When mild-mannered professor Adam Bell discovers he has an exact double, small-time movie actor Anthony St. Claire (both portrayed by Jake Gyllenhaal), he becomes obsessed with his doppelgänger and the significance his existence might have on his own life. Enemy, from director Denis Villeneuve (Prisoners) and based on the novel The Double by Portuguese author José Saramago, unfolds in an ominous, unpredictable world, but one designed ultimately to feel real, not fantastic. Cinematographer Nicolas Bolduc, CSC, explains that he and the director wanted the film to parallel the claustrophobic feeling of the book, with everything from the architecture to the air itself feeling strange and dangerous.
Jake Gyllenhaal and Melanie Laurent in
In addition to cinematography duties, Bolduc operated the ARRI Alexa, recording to SxS cards in ProRes 4444. The camera was outfitted with various Hawk 16:9-to-anamorphic zooms. For his work on Enemy, Bolduc was influenced in part by the 1970s political paranoia thrillers, primarily The Parallax View, and he wanted to include the occasional zoom within a take to suggest the look cinematographer Gordon Willis, ASC, created in that film.
While Villeneuve and Bolduc both come from Montreal, Enemy was the first project either had shot in Toronto. They wanted to give the frequently filmed city a unique look to underscore the tone of the action. They agreed that the location should be something “New World-ish,” and came up with São Paulo, Brazil, as a touchstone for the purposes of their discussions without ever actually declaring it in the story. “We wanted something dirtyish,” Bolduc elaborates, “with dust in the air … very warm. Not what we think of as North American at all. We wanted the audience to feel the dust, humidity and pollution.”
Keeping to the dictum of a traditional kind of filmmaking, the cinematographer set out to get at least “90 percent of the look in the camera,” he says, “rather than doing it in post.” He sandwiched straw and chocolate filters in front of the lens to create the brownish look that permeates the film. “I didn’t want to be able to go back to another look later,” he elaborates. “I wanted to shoot it and then: this is it! This is what it looks like!”
For night scenes, Bolduc pulled the filters and gelled the lights—placing doubled-up Rosco Cinegel Tough MT2 over hard tungsten units—to create a very orange streetlamp effect.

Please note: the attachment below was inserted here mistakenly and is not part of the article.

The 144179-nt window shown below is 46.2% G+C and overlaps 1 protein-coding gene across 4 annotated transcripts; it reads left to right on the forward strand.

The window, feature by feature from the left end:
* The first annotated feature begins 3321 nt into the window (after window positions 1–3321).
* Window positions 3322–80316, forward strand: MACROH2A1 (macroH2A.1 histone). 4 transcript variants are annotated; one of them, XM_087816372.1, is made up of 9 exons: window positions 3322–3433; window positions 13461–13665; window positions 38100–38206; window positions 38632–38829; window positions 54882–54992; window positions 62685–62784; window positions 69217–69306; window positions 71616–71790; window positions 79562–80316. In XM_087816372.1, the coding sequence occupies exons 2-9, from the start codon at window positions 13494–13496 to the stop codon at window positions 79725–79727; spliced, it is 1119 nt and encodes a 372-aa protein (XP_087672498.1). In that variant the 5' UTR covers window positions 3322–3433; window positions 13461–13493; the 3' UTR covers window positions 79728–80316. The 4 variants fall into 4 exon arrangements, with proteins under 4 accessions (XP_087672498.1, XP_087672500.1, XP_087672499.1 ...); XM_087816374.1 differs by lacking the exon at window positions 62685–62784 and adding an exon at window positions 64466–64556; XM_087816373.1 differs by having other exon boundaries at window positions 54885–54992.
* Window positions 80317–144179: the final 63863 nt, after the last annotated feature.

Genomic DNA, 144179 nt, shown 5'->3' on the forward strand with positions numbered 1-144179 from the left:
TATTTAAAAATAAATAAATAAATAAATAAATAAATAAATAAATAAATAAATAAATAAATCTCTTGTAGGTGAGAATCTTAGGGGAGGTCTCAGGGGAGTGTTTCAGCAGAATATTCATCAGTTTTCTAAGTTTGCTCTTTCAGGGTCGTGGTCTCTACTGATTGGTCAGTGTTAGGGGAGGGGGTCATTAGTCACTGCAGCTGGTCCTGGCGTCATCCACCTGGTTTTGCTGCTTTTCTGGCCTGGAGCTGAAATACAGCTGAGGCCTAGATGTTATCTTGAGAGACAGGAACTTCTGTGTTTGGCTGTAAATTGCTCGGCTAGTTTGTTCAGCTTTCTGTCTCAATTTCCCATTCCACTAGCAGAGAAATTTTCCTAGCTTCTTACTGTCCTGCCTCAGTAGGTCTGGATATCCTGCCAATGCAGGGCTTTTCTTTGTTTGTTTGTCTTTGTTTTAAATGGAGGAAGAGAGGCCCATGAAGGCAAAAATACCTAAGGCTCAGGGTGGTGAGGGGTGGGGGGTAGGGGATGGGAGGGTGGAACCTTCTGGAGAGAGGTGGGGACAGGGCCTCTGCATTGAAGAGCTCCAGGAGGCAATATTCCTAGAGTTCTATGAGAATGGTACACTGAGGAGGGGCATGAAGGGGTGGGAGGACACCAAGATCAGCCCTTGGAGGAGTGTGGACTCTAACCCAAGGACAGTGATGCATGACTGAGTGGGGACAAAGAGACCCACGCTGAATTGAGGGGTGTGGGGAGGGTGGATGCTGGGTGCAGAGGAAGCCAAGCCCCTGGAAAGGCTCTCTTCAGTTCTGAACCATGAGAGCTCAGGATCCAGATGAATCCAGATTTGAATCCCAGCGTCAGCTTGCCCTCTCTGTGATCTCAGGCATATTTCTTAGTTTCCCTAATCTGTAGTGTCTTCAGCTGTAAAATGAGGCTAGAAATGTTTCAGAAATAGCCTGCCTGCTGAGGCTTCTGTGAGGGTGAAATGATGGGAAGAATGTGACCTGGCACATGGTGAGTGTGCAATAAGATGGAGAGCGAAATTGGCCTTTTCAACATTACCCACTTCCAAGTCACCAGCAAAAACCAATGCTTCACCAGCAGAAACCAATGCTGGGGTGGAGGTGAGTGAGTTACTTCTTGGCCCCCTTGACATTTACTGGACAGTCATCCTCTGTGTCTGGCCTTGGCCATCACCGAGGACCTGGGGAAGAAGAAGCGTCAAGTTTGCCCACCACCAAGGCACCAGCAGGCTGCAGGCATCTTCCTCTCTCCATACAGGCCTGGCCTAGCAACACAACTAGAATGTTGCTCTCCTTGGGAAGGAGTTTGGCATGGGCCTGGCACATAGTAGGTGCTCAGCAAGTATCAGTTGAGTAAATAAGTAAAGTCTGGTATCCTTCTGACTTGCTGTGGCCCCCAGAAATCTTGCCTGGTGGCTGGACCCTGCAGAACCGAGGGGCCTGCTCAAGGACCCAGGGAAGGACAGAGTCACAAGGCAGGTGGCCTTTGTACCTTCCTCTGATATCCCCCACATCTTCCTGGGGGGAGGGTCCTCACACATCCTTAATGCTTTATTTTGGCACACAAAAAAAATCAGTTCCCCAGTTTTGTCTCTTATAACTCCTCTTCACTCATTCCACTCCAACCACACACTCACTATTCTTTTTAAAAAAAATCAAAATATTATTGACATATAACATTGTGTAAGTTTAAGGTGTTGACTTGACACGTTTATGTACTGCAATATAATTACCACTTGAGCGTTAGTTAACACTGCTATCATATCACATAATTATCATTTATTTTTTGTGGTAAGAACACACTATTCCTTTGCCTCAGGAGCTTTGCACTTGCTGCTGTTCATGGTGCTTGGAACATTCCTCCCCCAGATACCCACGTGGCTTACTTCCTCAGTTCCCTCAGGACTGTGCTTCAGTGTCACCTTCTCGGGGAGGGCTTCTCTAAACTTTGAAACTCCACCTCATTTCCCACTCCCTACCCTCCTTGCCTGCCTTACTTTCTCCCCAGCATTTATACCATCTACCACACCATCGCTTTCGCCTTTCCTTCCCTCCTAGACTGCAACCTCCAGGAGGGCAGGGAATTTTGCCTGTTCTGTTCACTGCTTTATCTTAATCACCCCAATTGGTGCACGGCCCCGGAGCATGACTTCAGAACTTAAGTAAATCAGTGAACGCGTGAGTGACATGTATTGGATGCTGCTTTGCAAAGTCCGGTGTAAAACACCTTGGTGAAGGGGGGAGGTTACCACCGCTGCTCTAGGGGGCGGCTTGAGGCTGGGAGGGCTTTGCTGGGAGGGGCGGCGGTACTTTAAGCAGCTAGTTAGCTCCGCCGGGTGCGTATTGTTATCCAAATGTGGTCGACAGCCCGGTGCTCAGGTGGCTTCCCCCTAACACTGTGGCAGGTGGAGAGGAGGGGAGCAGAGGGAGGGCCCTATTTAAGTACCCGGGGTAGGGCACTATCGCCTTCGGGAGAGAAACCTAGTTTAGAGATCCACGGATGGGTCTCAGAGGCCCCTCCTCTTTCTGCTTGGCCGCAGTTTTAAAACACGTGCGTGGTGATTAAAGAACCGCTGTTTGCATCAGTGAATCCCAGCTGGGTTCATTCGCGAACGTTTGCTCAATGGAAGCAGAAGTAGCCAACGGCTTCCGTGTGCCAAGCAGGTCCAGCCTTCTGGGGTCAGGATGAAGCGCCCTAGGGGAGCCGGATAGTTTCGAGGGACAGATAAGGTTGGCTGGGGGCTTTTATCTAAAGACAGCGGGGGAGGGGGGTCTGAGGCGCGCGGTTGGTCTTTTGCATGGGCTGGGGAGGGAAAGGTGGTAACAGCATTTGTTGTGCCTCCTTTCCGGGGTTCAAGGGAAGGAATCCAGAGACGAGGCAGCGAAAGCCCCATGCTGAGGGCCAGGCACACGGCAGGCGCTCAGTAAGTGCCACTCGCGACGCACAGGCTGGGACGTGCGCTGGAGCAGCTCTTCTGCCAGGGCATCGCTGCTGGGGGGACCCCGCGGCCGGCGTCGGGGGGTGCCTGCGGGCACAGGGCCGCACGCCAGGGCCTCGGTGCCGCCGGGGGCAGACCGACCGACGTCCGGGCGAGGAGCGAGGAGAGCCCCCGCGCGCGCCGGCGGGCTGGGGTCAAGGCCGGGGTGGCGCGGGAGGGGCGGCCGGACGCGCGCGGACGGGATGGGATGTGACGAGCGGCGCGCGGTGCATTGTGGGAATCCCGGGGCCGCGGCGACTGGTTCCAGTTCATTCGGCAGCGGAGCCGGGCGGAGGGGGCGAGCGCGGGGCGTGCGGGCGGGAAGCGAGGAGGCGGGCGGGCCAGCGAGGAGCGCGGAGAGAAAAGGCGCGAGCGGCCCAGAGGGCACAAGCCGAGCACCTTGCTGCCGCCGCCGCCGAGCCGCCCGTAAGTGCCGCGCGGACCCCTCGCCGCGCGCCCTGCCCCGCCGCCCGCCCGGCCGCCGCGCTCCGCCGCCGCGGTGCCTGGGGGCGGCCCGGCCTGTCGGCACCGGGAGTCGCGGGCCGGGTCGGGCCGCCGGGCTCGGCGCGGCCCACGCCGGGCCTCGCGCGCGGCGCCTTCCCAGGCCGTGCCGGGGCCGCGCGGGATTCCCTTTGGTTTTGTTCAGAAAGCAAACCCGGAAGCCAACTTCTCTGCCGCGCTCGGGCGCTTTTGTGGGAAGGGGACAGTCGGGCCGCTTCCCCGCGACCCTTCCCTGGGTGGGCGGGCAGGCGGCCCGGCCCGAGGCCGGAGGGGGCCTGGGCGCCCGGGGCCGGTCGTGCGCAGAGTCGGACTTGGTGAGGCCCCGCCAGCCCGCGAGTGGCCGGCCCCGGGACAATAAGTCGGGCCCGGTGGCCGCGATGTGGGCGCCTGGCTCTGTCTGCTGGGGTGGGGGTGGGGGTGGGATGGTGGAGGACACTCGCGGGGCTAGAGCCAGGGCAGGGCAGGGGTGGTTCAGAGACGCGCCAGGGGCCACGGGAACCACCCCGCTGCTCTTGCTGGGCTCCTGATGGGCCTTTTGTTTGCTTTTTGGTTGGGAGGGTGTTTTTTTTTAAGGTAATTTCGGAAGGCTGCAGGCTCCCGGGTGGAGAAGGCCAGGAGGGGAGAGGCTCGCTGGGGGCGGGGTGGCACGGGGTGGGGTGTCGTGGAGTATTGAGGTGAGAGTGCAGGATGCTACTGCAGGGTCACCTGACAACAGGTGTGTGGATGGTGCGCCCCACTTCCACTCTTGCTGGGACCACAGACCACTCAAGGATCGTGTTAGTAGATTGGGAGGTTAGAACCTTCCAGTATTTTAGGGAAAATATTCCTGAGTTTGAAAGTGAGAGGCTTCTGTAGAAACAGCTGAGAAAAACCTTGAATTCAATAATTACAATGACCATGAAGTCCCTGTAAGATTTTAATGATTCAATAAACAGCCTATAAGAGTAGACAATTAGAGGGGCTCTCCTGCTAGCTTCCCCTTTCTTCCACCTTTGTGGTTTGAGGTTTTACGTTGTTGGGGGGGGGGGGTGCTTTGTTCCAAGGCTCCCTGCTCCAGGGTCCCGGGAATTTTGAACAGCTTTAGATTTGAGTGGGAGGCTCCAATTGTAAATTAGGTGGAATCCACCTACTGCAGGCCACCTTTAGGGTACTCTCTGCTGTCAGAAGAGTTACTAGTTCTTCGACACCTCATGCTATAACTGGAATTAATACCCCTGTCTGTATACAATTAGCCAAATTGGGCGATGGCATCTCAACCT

Nicolas Bolduc (behind camera) and director Denis Villeneuve on the set of
“We wanted to do everything as simply and as realistically as possible,” he says. “We wanted it to feel on set like what it really would feel like in the situation. So if someone is in a dark room, it was dark on set. “People would be bumping into things and saying, ‘When the hell are you guys going to light?’ And I’d say, ‘It’s lit!’
“I don’t like spending a lot of time doing things that could be done very simply,” Bolduc adds. “That’s why Patrice [Vermette, production designer] lights into the interior sets and essentially just used those [practicals] to create the light. Actors and directors hate to wait. They love having time to be able to try different ways of doing the scene, and I feel the same.
“I’m not there to make my demo. I’m there to make films.”
For building exteriors, production designer Patrice Vermette sought out examples of the Brutalist movement in architecture popular in the mid-20th century. The look went hand-in-hand with the “New World-ish” concept and the ’70s-era thrillers that infused every aspect of the filmmakers’ approach.
Much of the action takes place inside the two characters’ homes. Both Adam and Anthony live in apartments within giant complexes and both have views of similarly imposing buildings. The production built the two apartments on soundstages in Toronto to maintain control of the sets and avoid the attention they’d likely get bringing Gyllenhaal to real apartments. Vermette designed the practicals into the rooms, and the views out the windows were actually Translights. The filmmakers felt the actual translucent backdrop offered a more low-tech feel than they’d have gotten by shooting greenscreen out the windows and compositing the view in later.
The apartment sets had walls that could fly but the ceilings were bolted in place. “I wanted to limit the possibility of trying lighting that wouldn’t look like it was shot in a real apartment,” he says. “I never want to put that little backlight in that doesn’t feel natural. The less manipulated it feels, the more you believe what you’re seeing.”
A tennis ball stands in for the doppelganger character also played by Jake Gyllenhaal.
The trickiest scenes technically were those in which Adam and Anthony share the frame. Here it was important to maintain the traditional and fluid style of camera work, with a lot of subtle pans and dolly moves and not a lot of handheld work.
For these scenes, Bolduc relied on the Mo-Sys motion control system, which included a small dolly, tripod and head with fully repeatable moves. Gyllenhaal would do a scene as Adam, for example, and Bolduc and a dolly grip would move the camera. Then the Mo-Sys rig was reset and the motion control dolly and head would repeat the same moves while Gyllenhaal played through the scene as Anthony. Montreal-based Rodeo Effects would handle compositing of the two elements.
Bolduc explains that they first tried these scenes with stand-ins for Gyllenhaal to play to but that he ultimately preferred to play to a tennis ball on a stick, which the cinematographer controlled for Gyllenhaal’s eyeline. “I understood the process and I knew exactly where he needed to look, so it was simpler than working with the stand-in,” Bolduc says, “but it meant the whole time he was playing these emotional scenes to a tennis ball!”
Bolduc sums up his and Villeneuve’s approach to the entire shoot: “We always wanted to put ourselves in danger.”